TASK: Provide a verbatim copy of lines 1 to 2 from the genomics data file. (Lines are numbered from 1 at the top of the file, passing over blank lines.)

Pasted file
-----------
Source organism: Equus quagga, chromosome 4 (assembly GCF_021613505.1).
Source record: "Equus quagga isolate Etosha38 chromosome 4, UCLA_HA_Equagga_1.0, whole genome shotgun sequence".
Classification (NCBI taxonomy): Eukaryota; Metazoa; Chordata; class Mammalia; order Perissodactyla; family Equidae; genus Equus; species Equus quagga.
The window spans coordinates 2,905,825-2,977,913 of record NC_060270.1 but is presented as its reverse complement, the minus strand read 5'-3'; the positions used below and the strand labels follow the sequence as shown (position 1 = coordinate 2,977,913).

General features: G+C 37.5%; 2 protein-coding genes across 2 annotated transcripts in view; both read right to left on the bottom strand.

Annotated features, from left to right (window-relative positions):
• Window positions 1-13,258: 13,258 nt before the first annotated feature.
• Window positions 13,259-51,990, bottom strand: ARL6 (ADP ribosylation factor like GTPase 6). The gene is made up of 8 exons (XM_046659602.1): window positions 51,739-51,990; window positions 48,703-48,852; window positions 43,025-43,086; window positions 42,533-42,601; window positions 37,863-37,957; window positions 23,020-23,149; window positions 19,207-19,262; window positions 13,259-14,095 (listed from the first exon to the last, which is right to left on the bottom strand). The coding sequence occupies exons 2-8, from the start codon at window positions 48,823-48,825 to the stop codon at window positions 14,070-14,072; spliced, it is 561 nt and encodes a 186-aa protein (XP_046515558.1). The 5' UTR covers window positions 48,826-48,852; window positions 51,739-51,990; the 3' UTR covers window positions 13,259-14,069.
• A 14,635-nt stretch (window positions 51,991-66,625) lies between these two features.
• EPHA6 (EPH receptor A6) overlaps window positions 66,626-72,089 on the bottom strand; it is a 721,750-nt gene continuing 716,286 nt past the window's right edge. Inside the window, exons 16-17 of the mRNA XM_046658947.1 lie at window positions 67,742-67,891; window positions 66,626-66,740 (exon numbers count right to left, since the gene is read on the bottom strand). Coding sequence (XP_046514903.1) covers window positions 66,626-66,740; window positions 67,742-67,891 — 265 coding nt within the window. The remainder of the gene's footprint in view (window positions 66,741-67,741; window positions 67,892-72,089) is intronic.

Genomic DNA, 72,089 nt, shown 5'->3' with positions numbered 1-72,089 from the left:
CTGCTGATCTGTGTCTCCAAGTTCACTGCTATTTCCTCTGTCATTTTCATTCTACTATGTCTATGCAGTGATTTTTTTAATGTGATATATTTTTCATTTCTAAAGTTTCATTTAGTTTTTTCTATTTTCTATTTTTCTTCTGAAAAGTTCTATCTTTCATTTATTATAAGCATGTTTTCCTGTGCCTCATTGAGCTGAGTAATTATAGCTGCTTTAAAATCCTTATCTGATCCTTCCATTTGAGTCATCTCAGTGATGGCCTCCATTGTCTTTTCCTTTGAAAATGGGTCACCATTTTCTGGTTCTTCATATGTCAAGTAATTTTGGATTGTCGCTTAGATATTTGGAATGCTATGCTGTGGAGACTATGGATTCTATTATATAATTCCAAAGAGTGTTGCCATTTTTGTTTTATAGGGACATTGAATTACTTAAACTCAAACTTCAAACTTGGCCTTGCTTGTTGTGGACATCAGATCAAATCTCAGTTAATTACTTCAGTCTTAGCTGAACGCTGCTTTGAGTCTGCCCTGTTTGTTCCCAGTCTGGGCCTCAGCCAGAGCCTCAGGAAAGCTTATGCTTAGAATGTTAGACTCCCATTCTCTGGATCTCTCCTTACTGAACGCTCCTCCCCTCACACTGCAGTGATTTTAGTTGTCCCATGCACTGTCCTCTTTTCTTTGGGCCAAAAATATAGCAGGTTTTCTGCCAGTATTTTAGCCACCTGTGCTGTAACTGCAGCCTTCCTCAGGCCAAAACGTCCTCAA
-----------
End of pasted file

Source organism: Equus quagga, chromosome 4 (assembly GCF_021613505.1).
Source record: "Equus quagga isolate Etosha38 chromosome 4, UCLA_HA_Equagga_1.0, whole genome shotgun sequence".